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A Study in Revenge: Winking HyperHistorical Mimicry

As I began reading A Study in Revenge: A Novel by Kieran Shields, I was willing to overlook the literary mimicry of Arthur Conan Doyle. Archie Lean, a well-meaning workaday detective in the late 1800s who needs outside help to crack a case, is clearly a mix of Inspector Lestrade and John Watson. The dapper, detail-oriented whiz Perceval Grey is a dead ringer for Sherlock Holmes, needed by the police despite his amateur status for his ability to leap to astoundingly detailed conclusions from the merest scraps of evidence. There is a mystery to be solved in this book, and the elements of mystery should be familiar to any Sherlock Holmes fan. I thought that if these similarities were used as a point of departure for further development, the book might be interesting,

I was also willing to overlook Shields’ obsession with period historical detail regarding his hometown of Portland, Maine, where the novel is largely set. Shields acknowledges his tendency to describe his settings with unnecessary literal detail:

“I found it hard to get through even a couple of pages without getting sidetracked onto issues about whether a certain phrase was used in 1892, how did gas lighting work, what brands of cigarettes did people smoke, or how long did it take to travel somewhere by train.”

Passages in A Study in Revenge show this photo-specific approach to period:

“‘So much for Mitchell’s Restaurant. On to Fore Street it is,’ Grey said. They walked on, passing by the front of the post office, where three round-arched entryways led into a narrow portico. Above this, fronting the second and third stories, a series of Corinthian columns supported a low-pitched triangular pediment that completed the look of a Greek temple. The white marble glistened in the sun, giving the building a formal, aloof air and setting it off from the familiar, ruddy brick that dominated the other buildings nearby.”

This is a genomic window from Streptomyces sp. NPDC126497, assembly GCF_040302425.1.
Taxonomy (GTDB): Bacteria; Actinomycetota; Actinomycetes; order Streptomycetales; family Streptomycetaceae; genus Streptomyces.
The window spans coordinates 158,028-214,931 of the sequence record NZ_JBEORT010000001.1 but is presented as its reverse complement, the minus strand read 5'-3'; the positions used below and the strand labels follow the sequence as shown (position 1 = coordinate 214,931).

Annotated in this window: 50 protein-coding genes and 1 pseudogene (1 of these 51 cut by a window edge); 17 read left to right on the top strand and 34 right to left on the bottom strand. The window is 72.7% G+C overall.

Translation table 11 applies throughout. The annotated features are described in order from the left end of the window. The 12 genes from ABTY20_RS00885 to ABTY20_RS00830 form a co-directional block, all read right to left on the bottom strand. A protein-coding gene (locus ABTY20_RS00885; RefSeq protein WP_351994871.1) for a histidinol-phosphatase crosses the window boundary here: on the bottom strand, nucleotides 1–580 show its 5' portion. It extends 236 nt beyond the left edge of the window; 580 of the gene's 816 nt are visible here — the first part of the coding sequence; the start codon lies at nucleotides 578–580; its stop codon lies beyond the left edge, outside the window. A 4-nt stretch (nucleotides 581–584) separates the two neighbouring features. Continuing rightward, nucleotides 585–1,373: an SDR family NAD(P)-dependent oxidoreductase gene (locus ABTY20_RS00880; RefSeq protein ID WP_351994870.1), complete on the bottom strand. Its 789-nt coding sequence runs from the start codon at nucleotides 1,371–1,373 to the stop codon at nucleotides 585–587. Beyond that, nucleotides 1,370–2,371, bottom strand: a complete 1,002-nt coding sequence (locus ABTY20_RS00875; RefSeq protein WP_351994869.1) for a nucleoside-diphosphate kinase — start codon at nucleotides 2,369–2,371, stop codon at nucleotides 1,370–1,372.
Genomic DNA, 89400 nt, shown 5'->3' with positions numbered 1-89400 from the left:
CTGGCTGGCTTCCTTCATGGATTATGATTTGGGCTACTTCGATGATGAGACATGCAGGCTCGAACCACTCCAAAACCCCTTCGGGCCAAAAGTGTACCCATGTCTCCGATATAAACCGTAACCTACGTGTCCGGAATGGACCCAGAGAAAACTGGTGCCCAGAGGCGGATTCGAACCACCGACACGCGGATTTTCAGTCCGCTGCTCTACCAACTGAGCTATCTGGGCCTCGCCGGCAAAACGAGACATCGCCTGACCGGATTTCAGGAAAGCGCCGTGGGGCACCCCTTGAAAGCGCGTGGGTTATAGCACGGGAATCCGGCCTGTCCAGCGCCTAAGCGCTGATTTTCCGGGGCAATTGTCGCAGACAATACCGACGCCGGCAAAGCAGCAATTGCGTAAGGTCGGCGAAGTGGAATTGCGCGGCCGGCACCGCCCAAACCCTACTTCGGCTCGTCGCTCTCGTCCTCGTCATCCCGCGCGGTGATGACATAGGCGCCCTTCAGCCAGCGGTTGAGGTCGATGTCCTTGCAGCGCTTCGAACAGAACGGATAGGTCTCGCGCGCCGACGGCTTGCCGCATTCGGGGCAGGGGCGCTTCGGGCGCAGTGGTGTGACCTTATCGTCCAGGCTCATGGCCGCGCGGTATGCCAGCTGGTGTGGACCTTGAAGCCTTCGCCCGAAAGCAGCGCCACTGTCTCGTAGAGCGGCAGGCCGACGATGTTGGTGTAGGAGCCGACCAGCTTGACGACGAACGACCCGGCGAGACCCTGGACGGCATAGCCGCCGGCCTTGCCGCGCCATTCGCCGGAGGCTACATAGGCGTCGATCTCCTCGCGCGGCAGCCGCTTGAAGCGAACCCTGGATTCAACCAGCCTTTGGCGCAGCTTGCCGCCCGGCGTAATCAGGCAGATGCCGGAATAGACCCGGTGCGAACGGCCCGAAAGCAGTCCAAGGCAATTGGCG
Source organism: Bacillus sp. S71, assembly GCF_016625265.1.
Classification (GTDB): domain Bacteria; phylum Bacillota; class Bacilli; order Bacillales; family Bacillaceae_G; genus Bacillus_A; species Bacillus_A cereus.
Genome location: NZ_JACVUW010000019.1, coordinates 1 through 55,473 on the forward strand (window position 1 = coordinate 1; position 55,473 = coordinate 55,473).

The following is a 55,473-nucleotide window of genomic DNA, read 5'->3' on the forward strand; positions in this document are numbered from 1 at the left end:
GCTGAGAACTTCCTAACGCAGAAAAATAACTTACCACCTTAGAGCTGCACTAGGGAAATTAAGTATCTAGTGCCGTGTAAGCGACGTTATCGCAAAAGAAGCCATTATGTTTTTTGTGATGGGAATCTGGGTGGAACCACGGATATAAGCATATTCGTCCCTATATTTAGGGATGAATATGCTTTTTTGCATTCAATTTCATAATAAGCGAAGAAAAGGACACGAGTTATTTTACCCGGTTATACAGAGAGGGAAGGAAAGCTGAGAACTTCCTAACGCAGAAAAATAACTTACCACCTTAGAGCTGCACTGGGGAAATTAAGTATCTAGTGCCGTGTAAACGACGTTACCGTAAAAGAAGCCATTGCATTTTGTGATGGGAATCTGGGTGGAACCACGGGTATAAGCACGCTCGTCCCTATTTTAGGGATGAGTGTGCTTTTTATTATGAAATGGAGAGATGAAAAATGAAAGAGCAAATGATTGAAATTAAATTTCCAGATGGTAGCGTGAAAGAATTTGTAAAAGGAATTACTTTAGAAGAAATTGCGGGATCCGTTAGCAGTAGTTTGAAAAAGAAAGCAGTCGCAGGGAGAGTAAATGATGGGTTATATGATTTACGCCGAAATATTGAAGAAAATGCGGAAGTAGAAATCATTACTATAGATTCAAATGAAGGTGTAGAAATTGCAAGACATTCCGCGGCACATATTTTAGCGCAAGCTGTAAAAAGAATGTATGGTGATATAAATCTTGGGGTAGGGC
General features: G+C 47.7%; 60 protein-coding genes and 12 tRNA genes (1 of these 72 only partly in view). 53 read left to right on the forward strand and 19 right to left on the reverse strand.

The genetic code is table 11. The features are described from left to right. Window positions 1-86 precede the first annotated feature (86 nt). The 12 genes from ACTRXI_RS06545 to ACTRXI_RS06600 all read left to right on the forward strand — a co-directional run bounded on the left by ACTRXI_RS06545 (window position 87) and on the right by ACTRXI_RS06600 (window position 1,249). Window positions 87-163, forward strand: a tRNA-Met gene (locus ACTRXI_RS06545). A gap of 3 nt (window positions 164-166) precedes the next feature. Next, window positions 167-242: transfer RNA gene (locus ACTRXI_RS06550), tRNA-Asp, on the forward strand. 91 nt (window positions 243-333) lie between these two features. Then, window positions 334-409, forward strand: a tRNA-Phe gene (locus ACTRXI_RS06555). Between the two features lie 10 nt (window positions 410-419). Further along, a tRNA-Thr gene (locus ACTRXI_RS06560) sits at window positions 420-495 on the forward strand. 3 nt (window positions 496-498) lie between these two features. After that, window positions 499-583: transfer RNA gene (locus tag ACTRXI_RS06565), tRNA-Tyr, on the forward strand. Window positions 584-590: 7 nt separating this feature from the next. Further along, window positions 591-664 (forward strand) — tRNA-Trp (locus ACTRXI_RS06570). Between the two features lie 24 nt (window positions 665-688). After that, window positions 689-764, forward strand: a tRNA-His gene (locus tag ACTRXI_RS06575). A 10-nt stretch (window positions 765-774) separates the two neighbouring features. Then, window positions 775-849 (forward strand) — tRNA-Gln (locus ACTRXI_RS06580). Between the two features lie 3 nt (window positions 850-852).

These details, followed in the next paragraphs by descriptions of local businesses of the time and various buildings, further the plot in no way. They perhaps lend atmospherics, but when they occur page after page I begin to feel like I’ve been invited to a distant uncle’s basement to admire his model trains. Uncle Frank loves his trains, Aunt Lois is tired of hearing about them, and so I’ve been sacrificed for the afternoon.

If I could tolerate Sherlock Holmes mimicry and picture-postcard scenery, I drew the line at fanboy historical figure inclusions, the most striking of which involve the character of “Oliver Wendell Holmes, Jr.” A few snippets:

“‘But why?’ Lean wondered aloud. ‘What in the world would possess an otherwise sensible, scientific man to do something like this?’

‘It strikes me as an instance of that phenomenon where a mind once stretched by a new, alien idea can never again manage to recpature its original dimension,’ Justice Holmes said.”

“‘We are all tattoed in our cradles with the beliefs of our tribe, and for better or worse itis a basic human reaction to battle for the survival and primacy of one’s own band,’ Justice Holmes said. ‘Sadly, you cannot educate a man wholly out of the superstitious hopes and fears that have been ingrained in his imagination and so often prove to be indelible marks, no matter how utterly reason may strive to reject them.'”

“Justice Holmes stepped forward and clapped a hand onto Lean’s shoulder. ‘I can’t speak to that, Deputy, but don’t lose heart. While our acquaintance has been brief, I find comfort in your clear determination to see the villain brought to justice. If this should prove our farewell, then I would speak these few final words to you: Have faith and pursue the unknown end.'”

‘Thank you, your Honor.’

Enough. When characters give way to Hallmark card quotations (one misattributed), I close the book.

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